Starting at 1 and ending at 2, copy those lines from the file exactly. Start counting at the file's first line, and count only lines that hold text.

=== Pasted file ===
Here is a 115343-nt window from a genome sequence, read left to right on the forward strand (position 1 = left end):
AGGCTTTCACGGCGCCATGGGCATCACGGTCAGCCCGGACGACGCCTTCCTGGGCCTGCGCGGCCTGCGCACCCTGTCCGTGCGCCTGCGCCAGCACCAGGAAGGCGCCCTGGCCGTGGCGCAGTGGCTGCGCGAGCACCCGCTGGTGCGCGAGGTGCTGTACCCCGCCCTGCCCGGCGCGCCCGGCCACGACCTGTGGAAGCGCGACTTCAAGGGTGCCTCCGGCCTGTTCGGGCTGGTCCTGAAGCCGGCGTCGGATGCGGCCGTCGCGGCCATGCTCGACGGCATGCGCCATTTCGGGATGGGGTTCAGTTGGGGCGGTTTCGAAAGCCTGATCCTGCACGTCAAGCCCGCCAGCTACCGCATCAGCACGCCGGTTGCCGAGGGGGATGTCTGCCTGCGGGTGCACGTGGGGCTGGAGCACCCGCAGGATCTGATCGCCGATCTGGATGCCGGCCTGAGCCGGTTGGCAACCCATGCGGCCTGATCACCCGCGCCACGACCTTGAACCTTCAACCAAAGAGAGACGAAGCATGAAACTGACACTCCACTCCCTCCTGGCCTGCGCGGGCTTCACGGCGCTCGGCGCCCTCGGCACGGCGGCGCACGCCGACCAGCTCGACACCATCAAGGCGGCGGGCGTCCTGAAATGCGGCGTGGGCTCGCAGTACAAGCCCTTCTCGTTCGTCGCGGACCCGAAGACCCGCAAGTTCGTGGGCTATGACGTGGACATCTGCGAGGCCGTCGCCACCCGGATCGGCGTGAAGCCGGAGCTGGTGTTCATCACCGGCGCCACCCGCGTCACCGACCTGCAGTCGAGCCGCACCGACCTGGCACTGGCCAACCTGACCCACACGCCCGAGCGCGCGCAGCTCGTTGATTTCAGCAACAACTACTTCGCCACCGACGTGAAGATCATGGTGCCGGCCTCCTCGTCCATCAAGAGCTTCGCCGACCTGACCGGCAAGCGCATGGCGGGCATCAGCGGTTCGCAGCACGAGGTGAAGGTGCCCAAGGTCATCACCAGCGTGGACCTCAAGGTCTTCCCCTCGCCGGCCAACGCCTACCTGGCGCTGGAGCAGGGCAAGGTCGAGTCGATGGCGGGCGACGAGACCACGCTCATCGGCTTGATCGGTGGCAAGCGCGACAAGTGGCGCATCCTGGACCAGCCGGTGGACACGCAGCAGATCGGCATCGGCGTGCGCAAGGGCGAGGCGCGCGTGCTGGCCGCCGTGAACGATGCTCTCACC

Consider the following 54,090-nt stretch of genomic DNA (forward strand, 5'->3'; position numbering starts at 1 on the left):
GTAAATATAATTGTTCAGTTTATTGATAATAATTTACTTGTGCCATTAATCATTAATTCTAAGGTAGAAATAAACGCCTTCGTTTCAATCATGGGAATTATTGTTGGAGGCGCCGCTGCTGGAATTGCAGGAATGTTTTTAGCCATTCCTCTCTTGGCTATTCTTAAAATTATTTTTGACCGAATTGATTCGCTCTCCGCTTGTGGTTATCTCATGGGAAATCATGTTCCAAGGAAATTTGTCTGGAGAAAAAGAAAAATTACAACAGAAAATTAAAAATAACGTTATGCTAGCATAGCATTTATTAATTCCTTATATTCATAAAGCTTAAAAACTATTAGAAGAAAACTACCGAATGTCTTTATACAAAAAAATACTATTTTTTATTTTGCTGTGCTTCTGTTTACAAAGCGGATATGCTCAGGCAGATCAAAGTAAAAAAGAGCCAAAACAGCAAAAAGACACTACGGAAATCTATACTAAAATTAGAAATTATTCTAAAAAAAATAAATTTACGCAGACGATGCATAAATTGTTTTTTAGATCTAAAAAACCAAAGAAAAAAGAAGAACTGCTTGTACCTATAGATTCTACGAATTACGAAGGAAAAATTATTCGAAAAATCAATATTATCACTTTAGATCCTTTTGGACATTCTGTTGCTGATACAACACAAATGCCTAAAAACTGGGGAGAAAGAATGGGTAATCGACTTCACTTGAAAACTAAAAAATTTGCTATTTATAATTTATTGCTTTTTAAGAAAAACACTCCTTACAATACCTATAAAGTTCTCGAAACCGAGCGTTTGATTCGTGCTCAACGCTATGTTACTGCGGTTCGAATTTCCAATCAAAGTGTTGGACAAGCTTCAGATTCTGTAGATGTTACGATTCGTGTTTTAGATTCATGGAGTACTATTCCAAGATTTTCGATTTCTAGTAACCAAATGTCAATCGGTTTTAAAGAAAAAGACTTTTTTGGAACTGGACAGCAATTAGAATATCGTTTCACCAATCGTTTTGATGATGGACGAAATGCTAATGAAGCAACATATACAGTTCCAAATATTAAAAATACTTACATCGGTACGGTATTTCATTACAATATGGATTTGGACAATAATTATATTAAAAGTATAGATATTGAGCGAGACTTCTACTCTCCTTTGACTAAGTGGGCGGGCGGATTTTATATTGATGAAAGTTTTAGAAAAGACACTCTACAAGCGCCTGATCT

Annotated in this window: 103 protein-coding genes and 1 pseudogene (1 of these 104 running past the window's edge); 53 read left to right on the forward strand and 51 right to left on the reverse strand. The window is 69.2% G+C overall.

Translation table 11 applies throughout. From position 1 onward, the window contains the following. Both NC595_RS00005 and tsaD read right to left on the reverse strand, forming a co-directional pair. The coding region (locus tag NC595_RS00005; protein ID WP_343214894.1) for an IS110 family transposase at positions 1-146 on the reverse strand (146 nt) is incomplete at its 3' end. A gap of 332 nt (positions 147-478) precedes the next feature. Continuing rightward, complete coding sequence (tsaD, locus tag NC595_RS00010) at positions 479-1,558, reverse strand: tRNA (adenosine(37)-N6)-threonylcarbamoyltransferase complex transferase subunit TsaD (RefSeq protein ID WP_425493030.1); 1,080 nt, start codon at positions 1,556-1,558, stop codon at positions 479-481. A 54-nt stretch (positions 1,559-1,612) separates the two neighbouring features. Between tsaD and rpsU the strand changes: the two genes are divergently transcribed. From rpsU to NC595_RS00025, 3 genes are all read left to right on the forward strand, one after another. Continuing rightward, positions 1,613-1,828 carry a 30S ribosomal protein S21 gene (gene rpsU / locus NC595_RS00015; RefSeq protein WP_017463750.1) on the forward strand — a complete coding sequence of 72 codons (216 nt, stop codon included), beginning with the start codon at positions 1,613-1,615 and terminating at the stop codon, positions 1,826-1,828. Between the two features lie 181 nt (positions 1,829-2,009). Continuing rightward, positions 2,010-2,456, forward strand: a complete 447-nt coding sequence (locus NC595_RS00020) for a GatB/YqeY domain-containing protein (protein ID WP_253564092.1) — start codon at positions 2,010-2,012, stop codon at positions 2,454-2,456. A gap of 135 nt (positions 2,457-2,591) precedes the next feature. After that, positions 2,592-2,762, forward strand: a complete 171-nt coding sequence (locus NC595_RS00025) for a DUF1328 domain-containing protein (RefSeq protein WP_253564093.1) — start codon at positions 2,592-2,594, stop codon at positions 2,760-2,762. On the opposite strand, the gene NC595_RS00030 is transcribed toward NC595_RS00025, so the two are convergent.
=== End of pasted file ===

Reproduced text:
Here is a 115343-nt window from a genome sequence, read left to right on the forward strand (position 1 = left end):
AGGCTTTCACGGCGCCATGGGCATCACGGTCAGCCCGGACGACGCCTTCCTGGGCCTGCGCGGCCTGCGCACCCTGTCCGTGCGCCTGCGCCAGCACCAGGAAGGCGCCCTGGCCGTGGCGCAGTGGCTGCGCGAGCACCCGCTGGTGCGCGAGGTGCTGTACCCCGCCCTGCCCGGCGCGCCCGGCCACGACCTGTGGAAGCGCGACTTCAAGGGTGCCTCCGGCCTGTTCGGGCTGGTCCTGAAGCCGGCGTCGGATGCGGCCGTCGCGGCCATGCTCGACGGCATGCGCCATTTCGGGATGGGGTTCAGTTGGGGCGGTTTCGAAAGCCTGATCCTGCACGTCAAGCCCGCCAGCTACCGCATCAGCACGCCGGTTGCCGAGGGGGATGTCTGCCTGCGGGTGCACGTGGGGCTGGAGCACCCGCAGGATCTGATCGCCGATCTGGATGCCGGCCTGAGCCGGTTGGCAACCCATGCGGCCTGATCACCCGCGCCACGACCTTGAACCTTCAACCAAAGAGAGACGAAGCATGAAACTGACACTCCACTCCCTCCTGGCCTGCGCGGGCTTCACGGCGCTCGGCGCCCTCGGCACGGCGGCGCACGCCGACCAGCTCGACACCATCAAGGCGGCGGGCGTCCTGAAATGCGGCGTGGGCTCGCAGTACAAGCCCTTCTCGTTCGTCGCGGACCCGAAGACCCGCAAGTTCGTGGGCTATGACGTGGACATCTGCGAGGCCGTCGCCACCCGGATCGGCGTGAAGCCGGAGCTGGTGTTCATCACCGGCGCCACCCGCGTCACCGACCTGCAGTCGAGCCGCACCGACCTGGCACTGGCCAACCTGACCCACACGCCCGAGCGCGCGCAGCTCGTTGATTTCAGCAACAACTACTTCGCCACCGACGTGAAGATCATGGTGCCGGCCTCCTCGTCCATCAAGAGCTTCGCCGACCTGACCGGCAAGCGCATGGCGGGCATCAGCGGTTCGCAGCACGAGGTGAAGGTGCCCAAGGTCATCACCAGCGTGGACCTCAAGGTCTTCCCCTCGCCGGCCAACGCCTACCTGGCGCTGGAGCAGGGCAAGGTCGAGTCGATGGCGGGCGACGAGACCACGCTCATCGGCTTGATCGGTGGCAAGCGCGACAAGTGGCGCATCCTGGACCAGCCGGTGGACACGCAGCAGATCGGCATCGGCGTGCGCAAGGGCGAGGCGCGCGTGCTGGCCGCCGTGAACGATGCTCTCACC